By Neena Bhandari
SYDNEY, Australia, May 15 2020 (IPS) – Aged 17, Moe Turaga was saddled with the responsibility of providing for his mother and young siblings when a family member approached him with the promise of a job and education in Australia. Dreaming of a bright future for himself and his family, he seized the opportunity and left the protective confines of his home in Fiji, only to find himself trapped in modern slavery on a remote agriculture farm in the state of Victoria. Turaga was one of 12 cousins, forced to work long hours in abysmal conditions. He told IPS, “We had implicit faith in this man as he was family and a church minister. We kept loyal for years because we were told that our wages were being used to feed our family and send our siblings to school. It was 1988, we didn’t have mobiles or access to social media. All our identity documents had been confiscated by this man so we were completely isolated.”
He learnt that none of his wages had been sent home after two years of forced labour. Eventually, a farmer employed him and helped him escape. “This gut-wrenching experience of being exploited to the hilt will always be a part of my life. I want to encourage more people to tell their stories, so somebody can see the light and be freed. I am now an advocate for modern slavery, which is rife in Australia,” said Turaga from his home in central Queensland, where he now lives with his family.
Joint research by the International Labour Organisation (ILO), the Walk Free Foundation, and the International Organisation for Migration shows that more than 40 million people around the world were victims of modern slavery in 2016, out of which 24.9 million were in forced labour.
In Australia, New Zealand, and the Pacific Island countries, new research has revealed alarming evidence of modern slavery fuelled by widespread poverty, migration, weak governance, and the abuse of cultural practices.
“These vulnerabilities are likely to increase as climate change exacerbates poverty and migration. Sectors most at-risk of modern slavery include logging, fishing, agriculture, horticulture, meat packing, construction, domestic work, cleaning and hospitality, and the sex industry,” Walk Free’s Senior Research Analyst, Elise Gordon, told IPS.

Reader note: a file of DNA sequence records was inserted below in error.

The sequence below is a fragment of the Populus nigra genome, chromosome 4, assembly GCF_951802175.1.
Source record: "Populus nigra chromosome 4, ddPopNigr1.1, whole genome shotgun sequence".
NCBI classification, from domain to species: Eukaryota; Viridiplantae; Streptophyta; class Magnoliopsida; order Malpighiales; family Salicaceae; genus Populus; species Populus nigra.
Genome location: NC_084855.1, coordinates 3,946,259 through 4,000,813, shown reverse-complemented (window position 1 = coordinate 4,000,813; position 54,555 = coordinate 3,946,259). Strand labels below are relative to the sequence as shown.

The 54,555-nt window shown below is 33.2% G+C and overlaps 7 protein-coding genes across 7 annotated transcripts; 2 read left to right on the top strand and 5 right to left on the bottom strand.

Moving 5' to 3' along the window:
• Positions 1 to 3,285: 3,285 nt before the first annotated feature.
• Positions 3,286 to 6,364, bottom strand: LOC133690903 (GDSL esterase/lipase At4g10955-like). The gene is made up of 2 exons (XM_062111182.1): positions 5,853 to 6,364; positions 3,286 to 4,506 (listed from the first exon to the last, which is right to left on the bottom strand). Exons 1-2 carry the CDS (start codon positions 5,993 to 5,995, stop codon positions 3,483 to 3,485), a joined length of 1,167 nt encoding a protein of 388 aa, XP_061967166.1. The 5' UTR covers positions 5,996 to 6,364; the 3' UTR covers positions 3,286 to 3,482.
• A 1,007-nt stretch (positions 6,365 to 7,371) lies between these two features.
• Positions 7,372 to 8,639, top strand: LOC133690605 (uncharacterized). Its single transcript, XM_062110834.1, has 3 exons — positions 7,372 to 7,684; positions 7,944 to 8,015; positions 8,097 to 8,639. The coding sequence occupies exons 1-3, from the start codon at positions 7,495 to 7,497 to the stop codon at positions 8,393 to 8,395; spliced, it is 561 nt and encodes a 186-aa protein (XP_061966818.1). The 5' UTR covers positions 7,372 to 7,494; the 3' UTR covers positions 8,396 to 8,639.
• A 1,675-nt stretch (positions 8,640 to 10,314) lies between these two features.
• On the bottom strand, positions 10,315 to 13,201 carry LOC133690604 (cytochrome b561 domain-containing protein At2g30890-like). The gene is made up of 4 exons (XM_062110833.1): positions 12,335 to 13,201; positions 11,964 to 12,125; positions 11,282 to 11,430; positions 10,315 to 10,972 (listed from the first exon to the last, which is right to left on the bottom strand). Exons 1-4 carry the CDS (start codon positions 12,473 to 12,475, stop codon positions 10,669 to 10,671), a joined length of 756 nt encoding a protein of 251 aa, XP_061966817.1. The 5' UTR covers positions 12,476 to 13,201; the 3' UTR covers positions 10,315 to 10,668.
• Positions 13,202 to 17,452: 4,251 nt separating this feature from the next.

On any given day in 2016, 15,000 people in Australia and 3,000 people in New Zealand were in situations of modern slavery, according to the 2018 Global Slavery Index, Walk Free’s flagship dataset which is the only country-by-country estimate of the extent and risk of global slavery.
Australia is primarily a destination country for people trafficking and modern slavery. “Traditionally, Australia has offered higher minimum wages and greater employment opportunities than some other countries in the Asia-Pacific so there is a sense that there is greater opportunity to make a living here,” Justine Nolan, Professor in the Faculty of Law at University of New South Wales in Sydney, told IPS.
“Modern slavery may take the form of forced labour – where workers have paid high recruitment fees for the job, or they may be forced to work excess hours, be underpaid or not paid for that work,” Nolan added.
In most cases, the trafficked people know their trafficker and the latter is able to exploit their trust to deceive them. Ashish Kumar, who hails from the poor Manjhi community in the eastern Indian state of Bihar, was 14 years old when an agent from a nearby village approached him and six other boys, aged between 10 and 14 years, with an offer of a good job and schooling in a city. The agent paid 2000 Rupees (about $26) to each boy’s parent. He brought them to Jaipur in Rajasthan and locked them in a small room with six other children, who were already there.